The spirit of Roses throughout the York campus was electrifying. Even those for whom sport is not normally a massive part of their university life couldn’t help but be swept into the frenzy. The university spirit was at its finest, for once uniting the two campuses. Alongside the festival atmosphere of celebration, the words ‘Mind’ flashed on the odd poster, banner and TV screen – a charity that provides support for mental health, something that affects everyone in one way or another.
With the Northern Youth claiming their attempt to raise awareness for mental health through the light show in the opening ceremony, it would imply that the promotion of the charity Mind was overt. However, the effort cannot be described as more than token. The Northern Youth are a creative network of young people celebrating talent in the north of England who say that mental health issues are close to their heart. So, it appeared to be apt for them to collaborate with YUSU and York Sport Union for the opening ceremony which wanted to incorporate the mental health side.
Yet, this message was not conveyed. According to the Northern Youth itself the finale of the ceremony was inspired by the ‘It Gets Better’ campaign; a campaign which spreads “inspiring individual stories” to show that there is “light at the end of the tunnel.” The imagery of the light show is clear, granted a bit patronising; the message however was not. To say that the soundtrack and spoken word poetry was “empowering” is farfetched. If anything, it alienated people as the atmosphere dropped significantly since the basketball game. Despite all the formal information provided about the ceremony, there was no direct link or reference to mental health to be seen.
In order to engage the public with the charity cause, it makes sense to provide as much information as possible in a way that the public can relate to. The fundraising for Mind was incredibly impressive, that cannot be denied. The total, at the time of writing, is £3282.73, exceeding their target of £2500. Nonetheless, Roses presented a strong platform that could have done so much more for the cause. The charity Mind appeared to be just thrown about during the weekend as an “oh look, we’re supporting mental health” statement.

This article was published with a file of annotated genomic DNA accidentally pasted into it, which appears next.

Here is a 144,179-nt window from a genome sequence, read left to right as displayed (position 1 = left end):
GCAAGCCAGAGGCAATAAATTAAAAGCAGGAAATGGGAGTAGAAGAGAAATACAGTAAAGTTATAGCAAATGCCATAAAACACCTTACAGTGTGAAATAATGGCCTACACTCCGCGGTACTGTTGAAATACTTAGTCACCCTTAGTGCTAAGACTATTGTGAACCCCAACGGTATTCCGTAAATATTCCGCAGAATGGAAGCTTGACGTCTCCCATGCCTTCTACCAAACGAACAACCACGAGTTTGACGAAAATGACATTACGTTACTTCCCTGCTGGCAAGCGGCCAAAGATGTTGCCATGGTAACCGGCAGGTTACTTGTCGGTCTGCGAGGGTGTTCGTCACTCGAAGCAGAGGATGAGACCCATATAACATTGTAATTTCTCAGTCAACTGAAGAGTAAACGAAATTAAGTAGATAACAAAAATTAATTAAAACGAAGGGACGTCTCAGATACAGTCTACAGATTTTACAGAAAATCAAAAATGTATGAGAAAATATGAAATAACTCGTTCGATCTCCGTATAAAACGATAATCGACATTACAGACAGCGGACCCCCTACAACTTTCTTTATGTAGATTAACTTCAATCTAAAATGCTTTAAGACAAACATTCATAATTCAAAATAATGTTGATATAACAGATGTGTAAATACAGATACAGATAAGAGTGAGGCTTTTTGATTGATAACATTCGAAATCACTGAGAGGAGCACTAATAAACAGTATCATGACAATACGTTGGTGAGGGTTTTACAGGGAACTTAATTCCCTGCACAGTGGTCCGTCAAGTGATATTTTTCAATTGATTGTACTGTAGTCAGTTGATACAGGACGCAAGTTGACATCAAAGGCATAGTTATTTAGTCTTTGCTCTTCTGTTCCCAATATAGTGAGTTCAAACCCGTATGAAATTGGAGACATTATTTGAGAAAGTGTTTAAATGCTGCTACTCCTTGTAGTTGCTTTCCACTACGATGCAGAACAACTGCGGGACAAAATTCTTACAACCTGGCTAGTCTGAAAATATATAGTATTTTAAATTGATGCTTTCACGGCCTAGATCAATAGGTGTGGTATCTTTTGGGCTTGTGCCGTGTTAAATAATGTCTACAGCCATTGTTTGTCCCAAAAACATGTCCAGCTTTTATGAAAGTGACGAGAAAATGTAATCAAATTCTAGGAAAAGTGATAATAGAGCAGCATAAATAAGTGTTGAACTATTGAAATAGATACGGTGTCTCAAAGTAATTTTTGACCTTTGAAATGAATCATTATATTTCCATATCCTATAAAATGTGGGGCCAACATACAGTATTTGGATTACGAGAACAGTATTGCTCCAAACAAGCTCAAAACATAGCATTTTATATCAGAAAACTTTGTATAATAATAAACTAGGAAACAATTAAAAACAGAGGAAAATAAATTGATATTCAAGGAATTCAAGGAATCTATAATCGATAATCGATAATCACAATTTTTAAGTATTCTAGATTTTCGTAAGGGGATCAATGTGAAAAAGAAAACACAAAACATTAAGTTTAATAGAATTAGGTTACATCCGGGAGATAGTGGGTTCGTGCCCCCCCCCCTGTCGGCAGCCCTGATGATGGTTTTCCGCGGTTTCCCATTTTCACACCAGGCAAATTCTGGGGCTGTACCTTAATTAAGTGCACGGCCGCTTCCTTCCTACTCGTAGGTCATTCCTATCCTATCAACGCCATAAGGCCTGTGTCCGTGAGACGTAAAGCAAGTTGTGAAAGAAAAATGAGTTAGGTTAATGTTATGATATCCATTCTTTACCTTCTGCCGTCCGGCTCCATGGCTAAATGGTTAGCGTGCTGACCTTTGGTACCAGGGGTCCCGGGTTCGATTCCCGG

In the closing ceremony, the current University of York chancellor and chairman of NHS England, Malcolm Grant, attempted to link Roses back to mental health in a vague speech mentioning sport’s importance to mental health and the NHS’s improved mental health provision in recent years, not giving any details. A topic as serious as mental health should not just be thrown in lightly, when convenient. When an event like Roses makes the commitment to promote mental health, these token gestures and vague links are almost belittling.
Suggestions for improvement could be pop up clinics, where you would be able to have a quick word about the services available at York or where to look for help. Another alternative would be to provide websites or contacts on posters, leaflets, and TV screens, showing where someone could seek information or help more discreetly.
At the end of the day, what did Roses achieve apart from raise money to help people with mental health problems? Although the money raised is a great achievement, dialogue about mental health at university should be the priority.